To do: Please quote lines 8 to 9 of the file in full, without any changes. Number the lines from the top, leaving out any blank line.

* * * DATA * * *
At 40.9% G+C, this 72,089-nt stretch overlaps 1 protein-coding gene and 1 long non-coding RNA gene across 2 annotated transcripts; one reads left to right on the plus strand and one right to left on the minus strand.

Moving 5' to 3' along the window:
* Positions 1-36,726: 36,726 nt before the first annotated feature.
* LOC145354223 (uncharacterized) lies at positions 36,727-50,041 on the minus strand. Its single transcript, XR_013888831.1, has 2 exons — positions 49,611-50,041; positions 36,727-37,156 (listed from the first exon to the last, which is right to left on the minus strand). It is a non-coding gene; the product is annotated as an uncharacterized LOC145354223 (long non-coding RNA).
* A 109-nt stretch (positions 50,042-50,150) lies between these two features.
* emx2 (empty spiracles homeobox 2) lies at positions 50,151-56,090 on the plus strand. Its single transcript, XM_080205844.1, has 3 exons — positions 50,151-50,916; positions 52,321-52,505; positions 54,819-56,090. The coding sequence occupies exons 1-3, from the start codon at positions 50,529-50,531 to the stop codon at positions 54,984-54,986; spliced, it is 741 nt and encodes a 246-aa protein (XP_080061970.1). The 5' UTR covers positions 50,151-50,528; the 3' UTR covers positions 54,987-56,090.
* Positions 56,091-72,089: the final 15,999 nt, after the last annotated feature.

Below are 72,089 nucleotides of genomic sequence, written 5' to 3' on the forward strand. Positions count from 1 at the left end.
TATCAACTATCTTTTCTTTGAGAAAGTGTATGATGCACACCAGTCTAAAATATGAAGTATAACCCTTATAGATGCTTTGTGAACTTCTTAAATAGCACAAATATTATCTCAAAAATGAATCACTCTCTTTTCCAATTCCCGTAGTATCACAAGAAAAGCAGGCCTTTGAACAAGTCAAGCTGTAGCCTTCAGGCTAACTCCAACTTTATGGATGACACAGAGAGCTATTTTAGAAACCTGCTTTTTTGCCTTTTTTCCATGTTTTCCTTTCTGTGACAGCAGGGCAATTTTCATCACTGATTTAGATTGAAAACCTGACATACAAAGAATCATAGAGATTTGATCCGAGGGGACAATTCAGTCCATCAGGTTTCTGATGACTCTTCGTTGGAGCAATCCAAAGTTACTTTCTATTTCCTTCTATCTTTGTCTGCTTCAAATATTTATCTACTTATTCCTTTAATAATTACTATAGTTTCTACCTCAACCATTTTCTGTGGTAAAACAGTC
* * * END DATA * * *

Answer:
Below are 72,089 nucleotides of genomic sequence, written 5' to 3' on the forward strand. Positions count from 1 at the left end.
TATCAACTATCTTTTCTTTGAGAAAGTGTATGATGCACACCAGTCTAAAATATGAAGTATAACCCTTATAGATGCTTTGTGAACTTCTTAAATAGCACAAATATTATCTCAAAAATGAATCACTCTCTTTTCCAATTCCCGTAGTATCACAAGAAAAGCAGGCCTTTGAACAAGTCAAGCTGTAGCCTTCAGGCTAACTCCAACTTTATGGATGACACAGAGAGCTATTTTAGAAACCTGCTTTTTTGCCTTTTTTCCATGTTTTCCTTTCTGTGACAGCAGGGCAATTTTCATCACTGATTTAGATTGAAAACCTGACATACAAAGAATCATAGAGATTTGATCCGAGGGGACAATTCAGTCCATCAGGTTTCTGATGACTCTTCGTTGGAGCAATCCAAAGTTACTTTCTATTTCCTTCTATCTTTGTCTGCTTCAAATATTTATCTACTTATTCCTTTAATAATTACTATAGTTTCTACCTCAACCATTTTCTGTGGTAAAACAGTC